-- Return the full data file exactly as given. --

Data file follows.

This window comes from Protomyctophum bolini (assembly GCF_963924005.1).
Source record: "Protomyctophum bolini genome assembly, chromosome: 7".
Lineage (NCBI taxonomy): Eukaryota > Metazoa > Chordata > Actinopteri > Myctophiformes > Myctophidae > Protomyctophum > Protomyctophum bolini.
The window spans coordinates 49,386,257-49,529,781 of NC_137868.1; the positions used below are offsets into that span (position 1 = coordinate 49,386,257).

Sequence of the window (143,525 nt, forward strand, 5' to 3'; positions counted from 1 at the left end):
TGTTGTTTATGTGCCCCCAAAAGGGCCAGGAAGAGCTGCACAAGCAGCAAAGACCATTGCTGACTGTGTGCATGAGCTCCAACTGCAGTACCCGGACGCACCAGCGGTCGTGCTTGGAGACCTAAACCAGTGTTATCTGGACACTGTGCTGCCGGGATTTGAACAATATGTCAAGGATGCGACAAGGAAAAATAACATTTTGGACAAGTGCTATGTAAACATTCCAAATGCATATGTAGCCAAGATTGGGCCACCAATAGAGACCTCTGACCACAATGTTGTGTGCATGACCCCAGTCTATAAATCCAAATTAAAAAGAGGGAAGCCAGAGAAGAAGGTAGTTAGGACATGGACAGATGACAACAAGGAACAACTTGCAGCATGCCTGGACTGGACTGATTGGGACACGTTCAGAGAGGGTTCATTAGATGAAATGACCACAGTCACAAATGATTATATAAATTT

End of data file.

This window comes from Protomyctophum bolini (assembly GCF_963924005.1).
Source record: "Protomyctophum bolini genome assembly, chromosome: 7".
Lineage (NCBI taxonomy): Eukaryota > Metazoa > Chordata > Actinopteri > Myctophiformes > Myctophidae > Protomyctophum > Protomyctophum bolini.
The window spans coordinates 49,386,257-49,529,781 of NC_137868.1; the positions used below are offsets into that span (position 1 = coordinate 49,386,257).

Sequence of the window (143,525 nt, forward strand, 5' to 3'; positions counted from 1 at the left end):
TGTTGTTTATGTGCCCCCAAAAGGGCCAGGAAGAGCTGCACAAGCAGCAAAGACCATTGCTGACTGTGTGCATGAGCTCCAACTGCAGTACCCGGACGCACCAGCGGTCGTGCTTGGAGACCTAAACCAGTGTTATCTGGACACTGTGCTGCCGGGATTTGAACAATATGTCAAGGATGCGACAAGGAAAAATAACATTTTGGACAAGTGCTATGTAAACATTCCAAATGCATATGTAGCCAAGATTGGGCCACCAATAGAGACCTCTGACCACAATGTTGTGTGCATGACCCCAGTCTATAAATCCAAATTAAAAAGAGGGAAGCCAGAGAAGAAGGTAGTTAGGACATGGACAGATGACAACAAGGAACAACTTGCAGCATGCCTGGACTGGACTGATTGGGACACGTTCAGAGAGGGTTCATTAGATGAAATGACCACAGTCACAAATGATTATATAAATTT